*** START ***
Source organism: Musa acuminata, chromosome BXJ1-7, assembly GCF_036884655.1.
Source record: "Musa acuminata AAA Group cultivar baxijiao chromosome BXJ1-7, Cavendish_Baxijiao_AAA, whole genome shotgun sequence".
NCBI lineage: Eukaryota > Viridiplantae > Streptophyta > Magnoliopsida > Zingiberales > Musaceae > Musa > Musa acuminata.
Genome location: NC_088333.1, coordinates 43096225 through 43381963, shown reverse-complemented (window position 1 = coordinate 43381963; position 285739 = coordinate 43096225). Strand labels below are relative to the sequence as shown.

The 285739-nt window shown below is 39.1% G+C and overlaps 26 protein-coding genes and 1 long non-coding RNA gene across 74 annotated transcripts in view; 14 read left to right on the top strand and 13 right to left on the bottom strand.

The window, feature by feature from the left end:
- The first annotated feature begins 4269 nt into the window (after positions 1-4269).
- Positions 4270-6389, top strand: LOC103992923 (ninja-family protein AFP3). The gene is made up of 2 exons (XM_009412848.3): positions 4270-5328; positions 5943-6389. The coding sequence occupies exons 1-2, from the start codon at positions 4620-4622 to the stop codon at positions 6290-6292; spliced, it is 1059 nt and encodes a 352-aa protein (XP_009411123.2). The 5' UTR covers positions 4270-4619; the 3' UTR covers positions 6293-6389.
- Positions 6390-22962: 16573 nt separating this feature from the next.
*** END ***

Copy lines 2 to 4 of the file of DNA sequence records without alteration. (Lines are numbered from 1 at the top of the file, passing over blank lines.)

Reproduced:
Source record: "Musa acuminata AAA Group cultivar baxijiao chromosome BXJ1-7, Cavendish_Baxijiao_AAA, whole genome shotgun sequence".
NCBI lineage: Eukaryota > Viridiplantae > Streptophyta > Magnoliopsida > Zingiberales > Musaceae > Musa > Musa acuminata.
Genome location: NC_088333.1, coordinates 43096225 through 43381963, shown reverse-complemented (window position 1 = coordinate 43381963; position 285739 = coordinate 43096225). Strand labels below are relative to the sequence as shown.